Comcast is ditching its Xfinity 10G network’s misleading branding

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Comcast has agreed to abandon its “Xfinity 10G network” product branding after advertising watchdogs concluded that it could cause consumers to think they will all experience “significantly faster speeds than are available on 5G networks,” which isn’t true.

As such, Comcast’s marketing of its service as the “Xfinity 10G network” caused two main concerns: that customers would be misled to believe the service is twice as fast as 5G (which can actually deliver up to 20Gbps); and that 10Gbps network speeds are achievable across every Xfinity service package. In reality, Ars Technica notes that those 10Gbps speeds are an on-request Xfinity Gigabit Pro service that requires a fiber-to-the-home (FTTH) connection and cannot be achieved over standard plans that use Comcast’s regular cables.

With phrasing like this in Comcast’s FAQ for Xfinity 10G, it’s not hard to see how consumers could be misled.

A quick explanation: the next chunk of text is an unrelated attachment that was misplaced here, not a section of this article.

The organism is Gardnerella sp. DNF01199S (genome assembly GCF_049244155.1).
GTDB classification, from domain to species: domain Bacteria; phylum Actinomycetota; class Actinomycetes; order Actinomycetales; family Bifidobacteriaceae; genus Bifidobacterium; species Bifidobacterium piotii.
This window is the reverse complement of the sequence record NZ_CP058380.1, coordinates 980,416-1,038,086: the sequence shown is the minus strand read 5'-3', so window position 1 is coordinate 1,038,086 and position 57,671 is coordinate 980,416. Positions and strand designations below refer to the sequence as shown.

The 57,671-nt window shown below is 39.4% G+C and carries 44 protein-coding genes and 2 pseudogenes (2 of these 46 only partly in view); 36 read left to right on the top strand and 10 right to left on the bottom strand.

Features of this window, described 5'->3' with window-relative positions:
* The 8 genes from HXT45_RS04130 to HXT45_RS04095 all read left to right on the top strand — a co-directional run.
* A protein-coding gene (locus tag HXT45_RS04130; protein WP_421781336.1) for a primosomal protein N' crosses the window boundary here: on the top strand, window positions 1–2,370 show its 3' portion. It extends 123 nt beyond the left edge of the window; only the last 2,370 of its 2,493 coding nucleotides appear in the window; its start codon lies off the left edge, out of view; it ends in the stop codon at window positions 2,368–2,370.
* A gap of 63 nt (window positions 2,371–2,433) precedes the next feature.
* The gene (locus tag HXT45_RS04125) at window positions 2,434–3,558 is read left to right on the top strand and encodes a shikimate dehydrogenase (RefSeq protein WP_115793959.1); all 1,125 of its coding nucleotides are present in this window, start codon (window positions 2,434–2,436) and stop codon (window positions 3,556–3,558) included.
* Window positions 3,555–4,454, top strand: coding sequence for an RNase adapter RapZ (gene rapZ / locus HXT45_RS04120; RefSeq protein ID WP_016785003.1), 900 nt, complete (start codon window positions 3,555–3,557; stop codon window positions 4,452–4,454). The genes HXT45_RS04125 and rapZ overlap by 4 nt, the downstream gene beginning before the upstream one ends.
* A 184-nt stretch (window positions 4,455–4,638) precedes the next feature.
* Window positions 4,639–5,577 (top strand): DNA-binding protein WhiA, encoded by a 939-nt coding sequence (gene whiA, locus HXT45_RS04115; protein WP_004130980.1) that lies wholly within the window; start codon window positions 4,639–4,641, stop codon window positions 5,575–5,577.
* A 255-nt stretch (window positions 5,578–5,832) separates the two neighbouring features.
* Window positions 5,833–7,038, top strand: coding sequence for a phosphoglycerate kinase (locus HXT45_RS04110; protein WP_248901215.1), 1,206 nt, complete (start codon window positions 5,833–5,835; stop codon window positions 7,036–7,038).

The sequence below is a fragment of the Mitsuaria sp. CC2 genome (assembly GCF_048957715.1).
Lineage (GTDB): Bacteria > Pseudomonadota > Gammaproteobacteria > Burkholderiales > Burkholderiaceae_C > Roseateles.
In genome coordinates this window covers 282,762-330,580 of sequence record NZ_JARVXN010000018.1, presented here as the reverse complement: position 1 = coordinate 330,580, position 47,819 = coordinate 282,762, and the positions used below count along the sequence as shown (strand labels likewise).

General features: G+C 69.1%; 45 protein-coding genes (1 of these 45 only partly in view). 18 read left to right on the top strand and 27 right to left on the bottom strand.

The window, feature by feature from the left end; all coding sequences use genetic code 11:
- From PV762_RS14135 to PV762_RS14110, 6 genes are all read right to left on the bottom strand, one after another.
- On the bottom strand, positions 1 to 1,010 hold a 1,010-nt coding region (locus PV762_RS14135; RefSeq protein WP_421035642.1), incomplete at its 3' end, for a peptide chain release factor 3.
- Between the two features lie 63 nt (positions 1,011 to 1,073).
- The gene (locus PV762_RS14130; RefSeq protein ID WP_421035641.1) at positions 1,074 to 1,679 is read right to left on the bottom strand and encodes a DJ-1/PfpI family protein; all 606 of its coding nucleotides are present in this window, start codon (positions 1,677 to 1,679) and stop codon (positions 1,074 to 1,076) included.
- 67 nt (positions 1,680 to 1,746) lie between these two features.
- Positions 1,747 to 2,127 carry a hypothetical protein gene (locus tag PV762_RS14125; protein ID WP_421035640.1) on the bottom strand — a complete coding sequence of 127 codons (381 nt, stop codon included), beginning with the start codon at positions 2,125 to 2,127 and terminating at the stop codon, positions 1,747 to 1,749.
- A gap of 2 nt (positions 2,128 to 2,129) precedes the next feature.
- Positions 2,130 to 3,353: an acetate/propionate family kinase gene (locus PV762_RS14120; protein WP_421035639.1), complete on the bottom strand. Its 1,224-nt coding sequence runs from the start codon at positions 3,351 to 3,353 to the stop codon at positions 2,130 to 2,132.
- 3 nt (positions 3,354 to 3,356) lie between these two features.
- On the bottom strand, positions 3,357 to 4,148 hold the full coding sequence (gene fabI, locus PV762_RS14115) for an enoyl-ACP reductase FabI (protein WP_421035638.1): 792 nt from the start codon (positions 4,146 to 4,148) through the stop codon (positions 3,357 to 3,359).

Image: Comcast

The NARB’s ruling follows similar recommendations made last October by the National Advertising Division (NAD), the ad industry’s self-regulatory body, which urged Comcast to “discontinue its ‘10G’ claims” or clarify them “in a manner that is not false or misleading.” Comcast has now agreed to stop using the term “Xfinity 10G network” to describe its entire network but maintains that it “strongly disagrees with the NARB’s analysis and approach.” The company does, however, retain the right to use the term “10G,” in general, on the condition it’s being used accurately.

Terminology around 5G network speeds has caused issues in the past. AT&T was criticized by the NARB for misleading customers with a fake 5G network back in May 2020, despite its “5G Evolution” network being much slower than actual 5G. A few months later, the NAD also told Verizon to stop advertising deceiving claims about the speed and coverage of its 5G network. Now that the cable industry is eager to keep promoting 10G, consumers will need to be more aware of what these terms actually mean to avoid being duped into buying something misleading.